Housing Market (Still) Alive and Well

The Mortgage Corner



All is still well with residential housing into this new year. Both housing starts and permits exceeded predictions, with starts now at 1.57 annual units, and permits at a 13-year high of 1.551 million units annualized.

Why? Interest rates are plunging to now lows with what looks like a coronavirus pandemic that now effects at least 30 countries, including new cases in S. Korea and Italy. And there are fears it will spread further into Europe and the EU with its open borders.

The totals as of Monday morning are now 79,407 cases and 2,622 deaths, respectively. The DOW Jones is has fallen more than 1,000 points and the 10-year benchmark Treasury yield has dropped more than 20 basis points from its recently stabilized yield to 1.37 percent as investors flee to save-haven bonds to protect themselves. This is causing mortgage rates to fall to new lows, as well.

Conforming mortgage 30-year fixed rates for those with the best credit and incomes, and with all closing costs paid by the lender, have fallen as low as 3.25 percent, and the super-conforming rate of 3.375 percent, which I have never seen in my 30 plus years as a Mortgage Banker.

But won’t a possible pandemic slow housing sales? Not according to the Conference Board’s Index of Leading Economic Indicators (LEI) that has a good record of predicting economic activity six months ahead.

The Conference Board Leading Economic Index® (LEI) for the U.S. increased 0.8 percent in January to 112.1 (2016 = 100), following a 0.3 percent decline in December and a 0.1 percent increase in November, said its press release:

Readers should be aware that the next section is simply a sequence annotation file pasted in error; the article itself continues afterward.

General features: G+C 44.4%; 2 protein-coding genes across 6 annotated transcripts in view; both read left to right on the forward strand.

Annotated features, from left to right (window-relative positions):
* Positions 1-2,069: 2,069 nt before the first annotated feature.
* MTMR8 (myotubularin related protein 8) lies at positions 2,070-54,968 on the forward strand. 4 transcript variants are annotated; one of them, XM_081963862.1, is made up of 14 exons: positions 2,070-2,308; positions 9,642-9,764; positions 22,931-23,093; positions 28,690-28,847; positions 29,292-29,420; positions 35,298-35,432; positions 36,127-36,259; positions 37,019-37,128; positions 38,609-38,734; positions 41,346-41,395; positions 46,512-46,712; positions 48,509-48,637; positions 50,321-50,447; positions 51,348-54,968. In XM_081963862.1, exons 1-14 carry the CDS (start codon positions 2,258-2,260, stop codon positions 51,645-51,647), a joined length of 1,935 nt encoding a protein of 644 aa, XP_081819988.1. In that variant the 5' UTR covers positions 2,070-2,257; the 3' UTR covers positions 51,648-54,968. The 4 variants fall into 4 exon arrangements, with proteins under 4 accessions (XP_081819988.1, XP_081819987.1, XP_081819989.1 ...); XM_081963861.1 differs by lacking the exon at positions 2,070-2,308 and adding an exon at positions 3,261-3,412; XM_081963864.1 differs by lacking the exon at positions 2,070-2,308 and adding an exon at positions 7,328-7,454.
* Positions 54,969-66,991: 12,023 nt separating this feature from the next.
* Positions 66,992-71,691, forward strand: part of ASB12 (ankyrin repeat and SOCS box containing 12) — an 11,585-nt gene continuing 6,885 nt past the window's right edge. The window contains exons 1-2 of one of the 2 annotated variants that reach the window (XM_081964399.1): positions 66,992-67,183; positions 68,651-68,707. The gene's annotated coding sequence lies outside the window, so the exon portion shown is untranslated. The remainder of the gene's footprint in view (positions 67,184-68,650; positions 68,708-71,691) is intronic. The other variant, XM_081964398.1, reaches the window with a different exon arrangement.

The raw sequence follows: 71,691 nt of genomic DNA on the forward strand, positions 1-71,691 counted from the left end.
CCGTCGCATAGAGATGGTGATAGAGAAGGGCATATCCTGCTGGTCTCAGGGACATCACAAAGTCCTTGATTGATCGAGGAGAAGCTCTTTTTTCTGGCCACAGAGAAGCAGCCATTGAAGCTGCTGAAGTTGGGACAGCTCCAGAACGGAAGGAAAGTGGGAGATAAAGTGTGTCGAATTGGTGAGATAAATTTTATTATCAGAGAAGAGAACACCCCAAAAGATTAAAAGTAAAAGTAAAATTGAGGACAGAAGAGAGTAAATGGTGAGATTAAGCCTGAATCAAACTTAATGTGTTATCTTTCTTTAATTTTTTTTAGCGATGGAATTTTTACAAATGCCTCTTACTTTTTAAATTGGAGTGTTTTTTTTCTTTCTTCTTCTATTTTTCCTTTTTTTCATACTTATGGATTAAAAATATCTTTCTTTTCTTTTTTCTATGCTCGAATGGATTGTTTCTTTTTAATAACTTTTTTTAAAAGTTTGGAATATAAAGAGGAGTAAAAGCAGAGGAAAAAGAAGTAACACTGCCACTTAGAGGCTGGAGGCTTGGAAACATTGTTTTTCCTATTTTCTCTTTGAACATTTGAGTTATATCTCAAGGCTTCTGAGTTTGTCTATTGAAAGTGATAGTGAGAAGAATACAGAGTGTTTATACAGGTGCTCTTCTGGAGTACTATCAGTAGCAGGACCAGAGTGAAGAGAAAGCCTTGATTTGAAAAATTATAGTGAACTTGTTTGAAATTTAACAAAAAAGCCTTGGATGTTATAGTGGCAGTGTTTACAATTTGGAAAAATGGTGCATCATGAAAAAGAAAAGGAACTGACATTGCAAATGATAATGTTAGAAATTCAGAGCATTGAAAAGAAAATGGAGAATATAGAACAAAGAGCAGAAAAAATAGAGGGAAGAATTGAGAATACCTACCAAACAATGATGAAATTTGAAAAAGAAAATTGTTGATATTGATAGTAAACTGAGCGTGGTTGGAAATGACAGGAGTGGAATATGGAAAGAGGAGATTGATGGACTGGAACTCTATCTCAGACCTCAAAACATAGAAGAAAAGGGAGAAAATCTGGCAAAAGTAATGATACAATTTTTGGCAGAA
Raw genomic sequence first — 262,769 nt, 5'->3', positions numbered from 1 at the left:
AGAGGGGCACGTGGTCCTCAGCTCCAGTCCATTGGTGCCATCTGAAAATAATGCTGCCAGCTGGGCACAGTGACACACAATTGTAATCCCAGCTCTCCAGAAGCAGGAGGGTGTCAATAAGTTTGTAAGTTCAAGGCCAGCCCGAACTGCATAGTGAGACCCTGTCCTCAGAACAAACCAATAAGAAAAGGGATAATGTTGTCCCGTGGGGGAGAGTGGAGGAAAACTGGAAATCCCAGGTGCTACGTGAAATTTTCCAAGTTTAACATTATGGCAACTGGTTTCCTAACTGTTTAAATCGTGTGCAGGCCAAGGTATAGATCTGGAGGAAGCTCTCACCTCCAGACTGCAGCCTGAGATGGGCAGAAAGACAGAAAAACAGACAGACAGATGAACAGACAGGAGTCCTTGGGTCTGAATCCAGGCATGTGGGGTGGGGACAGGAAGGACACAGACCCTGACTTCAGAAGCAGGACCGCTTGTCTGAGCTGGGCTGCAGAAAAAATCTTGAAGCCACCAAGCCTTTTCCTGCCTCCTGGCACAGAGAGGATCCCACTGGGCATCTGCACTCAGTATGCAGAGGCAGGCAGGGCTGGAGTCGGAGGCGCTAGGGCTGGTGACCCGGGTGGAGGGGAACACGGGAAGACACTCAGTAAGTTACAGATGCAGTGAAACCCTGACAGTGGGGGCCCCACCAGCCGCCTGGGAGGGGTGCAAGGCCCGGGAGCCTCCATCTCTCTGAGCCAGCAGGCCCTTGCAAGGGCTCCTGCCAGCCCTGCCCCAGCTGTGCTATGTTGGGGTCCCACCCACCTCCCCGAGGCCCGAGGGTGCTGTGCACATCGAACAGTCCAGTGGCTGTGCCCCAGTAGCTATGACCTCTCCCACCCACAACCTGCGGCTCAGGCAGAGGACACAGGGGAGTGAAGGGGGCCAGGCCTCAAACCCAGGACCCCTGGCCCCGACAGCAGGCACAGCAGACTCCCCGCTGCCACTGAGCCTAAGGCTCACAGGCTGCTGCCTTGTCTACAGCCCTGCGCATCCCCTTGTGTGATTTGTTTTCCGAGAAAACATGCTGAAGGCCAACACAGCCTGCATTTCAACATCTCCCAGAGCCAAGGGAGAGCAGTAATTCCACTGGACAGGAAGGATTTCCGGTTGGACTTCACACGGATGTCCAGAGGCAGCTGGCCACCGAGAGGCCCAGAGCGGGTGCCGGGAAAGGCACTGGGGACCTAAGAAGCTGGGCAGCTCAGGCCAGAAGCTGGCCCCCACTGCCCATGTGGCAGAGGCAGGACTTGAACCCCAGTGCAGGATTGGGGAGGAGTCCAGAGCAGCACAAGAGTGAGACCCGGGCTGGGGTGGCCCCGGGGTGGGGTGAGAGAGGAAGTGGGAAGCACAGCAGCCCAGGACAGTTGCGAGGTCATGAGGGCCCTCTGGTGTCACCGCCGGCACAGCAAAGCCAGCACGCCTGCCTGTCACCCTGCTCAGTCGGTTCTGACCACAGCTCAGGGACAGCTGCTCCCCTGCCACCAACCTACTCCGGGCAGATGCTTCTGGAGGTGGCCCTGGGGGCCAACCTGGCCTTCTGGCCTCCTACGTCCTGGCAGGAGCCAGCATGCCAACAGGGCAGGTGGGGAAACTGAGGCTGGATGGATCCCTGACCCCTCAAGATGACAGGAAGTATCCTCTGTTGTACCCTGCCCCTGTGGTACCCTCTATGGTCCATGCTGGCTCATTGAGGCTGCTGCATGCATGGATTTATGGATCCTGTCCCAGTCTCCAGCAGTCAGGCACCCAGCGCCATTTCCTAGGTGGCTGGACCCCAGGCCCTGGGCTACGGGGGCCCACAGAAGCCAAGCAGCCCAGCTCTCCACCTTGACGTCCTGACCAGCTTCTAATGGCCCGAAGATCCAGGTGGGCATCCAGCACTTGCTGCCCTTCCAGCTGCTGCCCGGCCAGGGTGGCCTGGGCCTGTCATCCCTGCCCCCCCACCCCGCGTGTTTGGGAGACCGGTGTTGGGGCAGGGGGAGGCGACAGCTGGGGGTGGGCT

“The strong pickup in the January US LEI was driven by a sharp drop in initial unemployment insurance claims, increasing housing permits, consumers’ outlook on the economy and financial indicators,” said Ataman Ozyildirim, Senior Director of Economic Research at The Conference Board. “The LEI’s six-month growth rate has returned to positive territory, suggesting that the current economic expansion – at about 2 percent – will continue through early 2020. (But) While weakness in manufacturing appears to show signs of softening, the COVID-19 outbreak may impact manufacturing supply chains in the US in the coming months.”

So even the Conference Board is hedging its predictions at bit. But manufacturing is just 10 percent of the U.S. economy these days, so who knows how much such a burgeoning pandemic with affect the U.S., in particular?

We do know that interest rates are plunging to new, historic lows, however. And even the Federal Reserve may be poised to lower their short term interest rates, should the economy show more signs of slowing.

And all of this prospective residential construction is underpinned by the urgent need to supply more housing; so much so that it has jump-started a new YIMBY (Not In My Backyard) movement to build more affordable housing near transportation hubs and city centers.

So we may never have a better time to provide more housing for a growing population. It also signals the demise of suburban sprawl, as we know it. The missing piece in this effort seems to be upgrading transportation networks, as I said last week, which need to be improved to better connect where we live to where we must work, if we want to solve our very serious housing shortage.

Harlan Green © 2020

Follow Harlan Green on Twitter: https://twitter.com/HarlanGreen

About populareconomicsblog

Harlan Green is editor/publisher of PopularEconomics.com, and content provider of 3 weekly columns to various blogs--Popular Economics Weekly and The Huffington Post
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